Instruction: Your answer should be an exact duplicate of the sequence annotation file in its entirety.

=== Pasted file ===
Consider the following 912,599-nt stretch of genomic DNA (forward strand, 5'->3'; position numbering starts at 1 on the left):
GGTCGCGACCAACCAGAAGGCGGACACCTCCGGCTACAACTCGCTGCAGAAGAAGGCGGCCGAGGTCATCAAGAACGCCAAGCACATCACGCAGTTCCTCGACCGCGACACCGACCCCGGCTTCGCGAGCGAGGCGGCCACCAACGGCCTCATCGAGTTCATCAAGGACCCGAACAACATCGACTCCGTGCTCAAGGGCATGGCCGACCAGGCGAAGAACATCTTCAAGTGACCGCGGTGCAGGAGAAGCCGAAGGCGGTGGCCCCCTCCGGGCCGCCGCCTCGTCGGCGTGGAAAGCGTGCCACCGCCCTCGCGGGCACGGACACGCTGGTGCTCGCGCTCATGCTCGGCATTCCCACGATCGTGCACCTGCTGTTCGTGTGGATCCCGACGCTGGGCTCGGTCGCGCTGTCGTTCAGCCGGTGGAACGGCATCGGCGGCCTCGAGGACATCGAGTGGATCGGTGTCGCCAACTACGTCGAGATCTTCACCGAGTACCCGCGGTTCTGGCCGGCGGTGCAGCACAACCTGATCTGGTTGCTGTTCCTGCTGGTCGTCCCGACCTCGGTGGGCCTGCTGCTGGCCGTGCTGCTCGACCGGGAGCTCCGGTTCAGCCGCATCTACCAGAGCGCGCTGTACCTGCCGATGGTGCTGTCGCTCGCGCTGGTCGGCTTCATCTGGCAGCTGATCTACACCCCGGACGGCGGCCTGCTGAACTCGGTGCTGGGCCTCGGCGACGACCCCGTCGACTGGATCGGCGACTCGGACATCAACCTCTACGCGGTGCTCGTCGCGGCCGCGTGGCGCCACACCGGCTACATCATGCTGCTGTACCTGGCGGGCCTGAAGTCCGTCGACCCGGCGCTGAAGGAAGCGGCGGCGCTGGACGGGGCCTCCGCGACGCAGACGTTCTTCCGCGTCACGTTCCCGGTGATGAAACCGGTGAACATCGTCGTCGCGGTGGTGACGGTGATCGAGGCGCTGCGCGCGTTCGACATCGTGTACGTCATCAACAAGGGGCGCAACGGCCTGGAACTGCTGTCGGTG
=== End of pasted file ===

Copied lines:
Consider the following 912,599-nt stretch of genomic DNA (forward strand, 5'->3'; position numbering starts at 1 on the left):
GGTCGCGACCAACCAGAAGGCGGACACCTCCGGCTACAACTCGCTGCAGAAGAAGGCGGCCGAGGTCATCAAGAACGCCAAGCACATCACGCAGTTCCTCGACCGCGACACCGACCCCGGCTTCGCGAGCGAGGCGGCCACCAACGGCCTCATCGAGTTCATCAAGGACCCGAACAACATCGACTCCGTGCTCAAGGGCATGGCCGACCAGGCGAAGAACATCTTCAAGTGACCGCGGTGCAGGAGAAGCCGAAGGCGGTGGCCCCCTCCGGGCCGCCGCCTCGTCGGCGTGGAAAGCGTGCCACCGCCCTCGCGGGCACGGACACGCTGGTGCTCGCGCTCATGCTCGGCATTCCCACGATCGTGCACCTGCTGTTCGTGTGGATCCCGACGCTGGGCTCGGTCGCGCTGTCGTTCAGCCGGTGGAACGGCATCGGCGGCCTCGAGGACATCGAGTGGATCGGTGTCGCCAACTACGTCGAGATCTTCACCGAGTACCCGCGGTTCTGGCCGGCGGTGCAGCACAACCTGATCTGGTTGCTGTTCCTGCTGGTCGTCCCGACCTCGGTGGGCCTGCTGCTGGCCGTGCTGCTCGACCGGGAGCTCCGGTTCAGCCGCATCTACCAGAGCGCGCTGTACCTGCCGATGGTGCTGTCGCTCGCGCTGGTCGGCTTCATCTGGCAGCTGATCTACACCCCGGACGGCGGCCTGCTGAACTCGGTGCTGGGCCTCGGCGACGACCCCGTCGACTGGATCGGCGACTCGGACATCAACCTCTACGCGGTGCTCGTCGCGGCCGCGTGGCGCCACACCGGCTACATCATGCTGCTGTACCTGGCGGGCCTGAAGTCCGTCGACCCGGCGCTGAAGGAAGCGGCGGCGCTGGACGGGGCCTCCGCGACGCAGACGTTCTTCCGCGTCACGTTCCCGGTGATGAAACCGGTGAACATCGTCGTCGCGGTGGTGACGGTGATCGAGGCGCTGCGCGCGTTCGACATCGTGTACGTCATCAACAAGGGGCGCAACGGCCTGGAACTGCTGTCGGTG